Larry Paulson has developed a new approach to the verification of cryptographic protocols. The operational semantics of all agents in the network (including an active intruder) is modelled using a series of inductive definitions.
Warren Abstract Machine (WAM; 1996)
Starting from an operational semantics for Prolog, Cornelia Pusch presents some refinement steps towards the Warren Abstract Machine (WAM). The correctness and completeness proofs for each step have been elaborated with the theorem prover Isabelle using the logic HOL. Her paper, "Verification of compiler correctness for the WAM", appears in TPHOLs 1996 (Springer LNCS 1125).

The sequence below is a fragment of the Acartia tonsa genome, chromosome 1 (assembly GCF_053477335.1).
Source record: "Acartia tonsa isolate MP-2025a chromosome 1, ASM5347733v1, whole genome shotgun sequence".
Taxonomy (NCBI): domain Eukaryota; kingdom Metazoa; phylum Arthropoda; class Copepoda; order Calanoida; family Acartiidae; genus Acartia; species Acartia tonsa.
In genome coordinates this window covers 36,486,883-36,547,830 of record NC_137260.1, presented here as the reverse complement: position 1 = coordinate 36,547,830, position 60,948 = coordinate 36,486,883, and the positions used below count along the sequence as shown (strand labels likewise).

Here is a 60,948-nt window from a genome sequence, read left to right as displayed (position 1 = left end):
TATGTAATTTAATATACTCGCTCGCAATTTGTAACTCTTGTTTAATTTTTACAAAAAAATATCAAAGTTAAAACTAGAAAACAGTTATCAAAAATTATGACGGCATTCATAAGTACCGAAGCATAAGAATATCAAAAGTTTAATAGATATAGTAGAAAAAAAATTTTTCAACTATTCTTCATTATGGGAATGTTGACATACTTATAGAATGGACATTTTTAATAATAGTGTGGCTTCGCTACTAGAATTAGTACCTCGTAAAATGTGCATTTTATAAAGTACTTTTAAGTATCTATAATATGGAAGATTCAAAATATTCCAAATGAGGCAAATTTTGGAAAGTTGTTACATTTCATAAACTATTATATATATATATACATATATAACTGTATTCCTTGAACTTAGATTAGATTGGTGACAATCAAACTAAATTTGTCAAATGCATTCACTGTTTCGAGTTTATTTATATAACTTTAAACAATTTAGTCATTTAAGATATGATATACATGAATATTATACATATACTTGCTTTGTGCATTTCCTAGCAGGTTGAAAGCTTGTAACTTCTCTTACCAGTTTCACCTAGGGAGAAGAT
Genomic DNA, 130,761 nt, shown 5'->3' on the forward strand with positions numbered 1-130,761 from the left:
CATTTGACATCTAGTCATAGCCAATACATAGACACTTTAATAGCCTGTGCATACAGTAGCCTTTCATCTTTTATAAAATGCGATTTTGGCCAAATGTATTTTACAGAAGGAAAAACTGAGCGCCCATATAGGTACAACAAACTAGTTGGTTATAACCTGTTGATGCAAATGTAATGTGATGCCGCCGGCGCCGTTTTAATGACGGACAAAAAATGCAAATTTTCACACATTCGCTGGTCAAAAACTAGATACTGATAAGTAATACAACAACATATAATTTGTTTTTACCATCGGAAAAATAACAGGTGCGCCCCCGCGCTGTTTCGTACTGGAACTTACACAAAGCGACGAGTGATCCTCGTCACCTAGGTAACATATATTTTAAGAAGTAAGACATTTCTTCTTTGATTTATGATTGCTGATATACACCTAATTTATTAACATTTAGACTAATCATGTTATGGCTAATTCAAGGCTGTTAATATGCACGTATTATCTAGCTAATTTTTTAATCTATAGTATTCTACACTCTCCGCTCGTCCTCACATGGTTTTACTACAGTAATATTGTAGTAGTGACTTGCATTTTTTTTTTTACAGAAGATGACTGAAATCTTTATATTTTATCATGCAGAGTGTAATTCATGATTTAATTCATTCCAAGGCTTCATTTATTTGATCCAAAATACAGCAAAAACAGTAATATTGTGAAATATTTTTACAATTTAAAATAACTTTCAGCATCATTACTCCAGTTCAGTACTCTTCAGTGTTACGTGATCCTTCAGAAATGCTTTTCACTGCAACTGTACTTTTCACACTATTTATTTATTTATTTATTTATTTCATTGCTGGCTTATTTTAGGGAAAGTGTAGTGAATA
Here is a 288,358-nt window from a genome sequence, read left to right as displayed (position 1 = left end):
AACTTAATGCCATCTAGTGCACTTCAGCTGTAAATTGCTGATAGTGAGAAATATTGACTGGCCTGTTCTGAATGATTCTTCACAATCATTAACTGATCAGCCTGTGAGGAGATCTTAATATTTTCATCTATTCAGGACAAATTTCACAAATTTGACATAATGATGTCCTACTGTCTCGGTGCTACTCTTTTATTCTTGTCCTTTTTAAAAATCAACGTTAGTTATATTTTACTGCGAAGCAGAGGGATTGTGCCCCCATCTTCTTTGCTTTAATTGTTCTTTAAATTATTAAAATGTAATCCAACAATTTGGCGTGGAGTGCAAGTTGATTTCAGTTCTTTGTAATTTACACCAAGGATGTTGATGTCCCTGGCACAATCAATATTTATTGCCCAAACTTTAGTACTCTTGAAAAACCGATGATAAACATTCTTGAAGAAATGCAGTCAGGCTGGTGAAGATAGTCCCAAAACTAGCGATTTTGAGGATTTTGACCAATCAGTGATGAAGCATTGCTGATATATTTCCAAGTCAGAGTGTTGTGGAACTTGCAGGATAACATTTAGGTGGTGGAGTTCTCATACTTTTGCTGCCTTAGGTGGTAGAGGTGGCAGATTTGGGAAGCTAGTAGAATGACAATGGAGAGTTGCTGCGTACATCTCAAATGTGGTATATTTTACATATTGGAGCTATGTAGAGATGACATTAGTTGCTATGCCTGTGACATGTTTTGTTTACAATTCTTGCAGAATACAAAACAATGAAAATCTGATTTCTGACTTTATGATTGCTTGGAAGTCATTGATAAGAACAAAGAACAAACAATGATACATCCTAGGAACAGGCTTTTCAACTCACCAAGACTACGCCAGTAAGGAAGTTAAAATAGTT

Miranda Functional Programming Language (1995)
Nominal Unification (2003–2004)
Christian Urban has verified a nominal unification algorithm, which solves equations between terms involving binding operations. This algorithm solves such an equation (provided it is solvable at all) by calculating a most general unifier that makes the equated terms alpha-equivalent.
Function Blocks in Control Applications
Hoare Logics (2004)
Tjark Weber has used separation logic to define three Hoare logics (corresponding to different notions of correctness) for the simple While language extended with commands for heap access and modification. Properties of separating conjunction and separating implication are mechanically verified and used to prove soundness and relative completeness of all three Hoare logics. The whole development, including a formal proof of the Frame Rule, is carried out in Isabelle/HOL. His paper, "Towards mechanized program verification with separation logic" has appeared in J. Marcinkowski and A. Tarlecki (Eds.): CSL 2004. Springer LNCS 3210.
seL4 Microkernel (2005–2013)